It was a difficult and dangerous place to stop and warn him (I wish I had done so) but I did think he looked like (black dog!) the son of a friend of mine so I rang her and warned her but it wasn't her son. I didn't see him again but curiously my friend almost ran him down herself a few nights later (at a slightly safer spot) and she was able to stop and warn him.

                            The other guy I nearly hit was walking down a road (60MPH speed limit) with overhanging trees while dressed in army-surplus camouflage kit and sporting a full black beard! This time I did turn round to advise him that nobody could see him and it might be a good idea to walk on the verge when he saw a car coming; all I got for my trouble was some abuse and his opinion that it was none of my ******* business where he walked...

                            ...I suppose if I'd hit and seriously injured him he'd have accepted that it was still 'none of my business'?

                            Apologies for the thread-drift!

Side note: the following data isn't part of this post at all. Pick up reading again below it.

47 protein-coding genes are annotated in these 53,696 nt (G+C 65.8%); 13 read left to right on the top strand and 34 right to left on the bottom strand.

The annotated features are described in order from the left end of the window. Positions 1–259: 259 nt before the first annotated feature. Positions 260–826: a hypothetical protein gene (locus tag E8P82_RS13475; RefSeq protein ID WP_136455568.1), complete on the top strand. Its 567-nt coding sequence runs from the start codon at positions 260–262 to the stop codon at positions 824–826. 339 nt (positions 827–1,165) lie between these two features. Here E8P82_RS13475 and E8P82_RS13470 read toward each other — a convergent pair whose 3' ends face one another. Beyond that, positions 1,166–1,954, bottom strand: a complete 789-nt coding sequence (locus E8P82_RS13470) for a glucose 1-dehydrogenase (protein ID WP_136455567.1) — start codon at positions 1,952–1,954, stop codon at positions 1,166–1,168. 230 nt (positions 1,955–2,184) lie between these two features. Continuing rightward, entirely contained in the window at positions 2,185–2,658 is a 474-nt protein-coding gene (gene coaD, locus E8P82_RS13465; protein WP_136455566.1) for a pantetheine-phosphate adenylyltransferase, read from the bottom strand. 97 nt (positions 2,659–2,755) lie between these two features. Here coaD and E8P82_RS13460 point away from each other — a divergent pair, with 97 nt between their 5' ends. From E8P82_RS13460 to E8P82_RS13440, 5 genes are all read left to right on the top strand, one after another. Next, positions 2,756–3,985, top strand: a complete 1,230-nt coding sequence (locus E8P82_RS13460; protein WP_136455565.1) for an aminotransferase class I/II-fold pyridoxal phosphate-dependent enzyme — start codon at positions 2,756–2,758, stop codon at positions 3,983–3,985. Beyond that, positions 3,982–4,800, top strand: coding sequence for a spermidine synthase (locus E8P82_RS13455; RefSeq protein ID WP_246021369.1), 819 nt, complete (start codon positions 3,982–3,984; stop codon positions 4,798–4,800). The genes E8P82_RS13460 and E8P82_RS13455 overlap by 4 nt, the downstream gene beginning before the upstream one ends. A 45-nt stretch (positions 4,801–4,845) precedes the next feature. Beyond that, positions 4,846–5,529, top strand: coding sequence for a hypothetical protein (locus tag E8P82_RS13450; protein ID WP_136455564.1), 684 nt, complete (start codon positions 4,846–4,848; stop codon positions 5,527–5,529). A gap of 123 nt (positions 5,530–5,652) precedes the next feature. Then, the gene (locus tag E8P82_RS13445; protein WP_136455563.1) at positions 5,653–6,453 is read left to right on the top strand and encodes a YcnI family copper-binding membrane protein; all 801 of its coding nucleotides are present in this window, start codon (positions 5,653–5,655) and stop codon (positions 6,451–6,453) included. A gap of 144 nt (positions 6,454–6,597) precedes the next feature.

Last edited by Creaking Door; 11th February 2019, 14:10.
                            WA$.

                            Comment

                            • John Green
                              Rank 5 Registered User
                              • Mar 2011
                              • 6643

                              Re 111

                              Avoidable or unavoidable would require some interpretation. Either way, if it is without demonstrable intent, it is just an accident.

                              Comment

                              • D1566
                                Needs retiring.
                                • Apr 2006
                                • 2092

                                Originally posted by John Green View Post
                                Re 111

                                Avoidable or unavoidable would require some interpretation. Either way, if it is without demonstrable intent, it is just an accident.
                                Disagree; if it is deemed to be avoidable then a question of negligence arises.

                                Martin

                                Comment

                                • Firebird
                                  Avons with attitude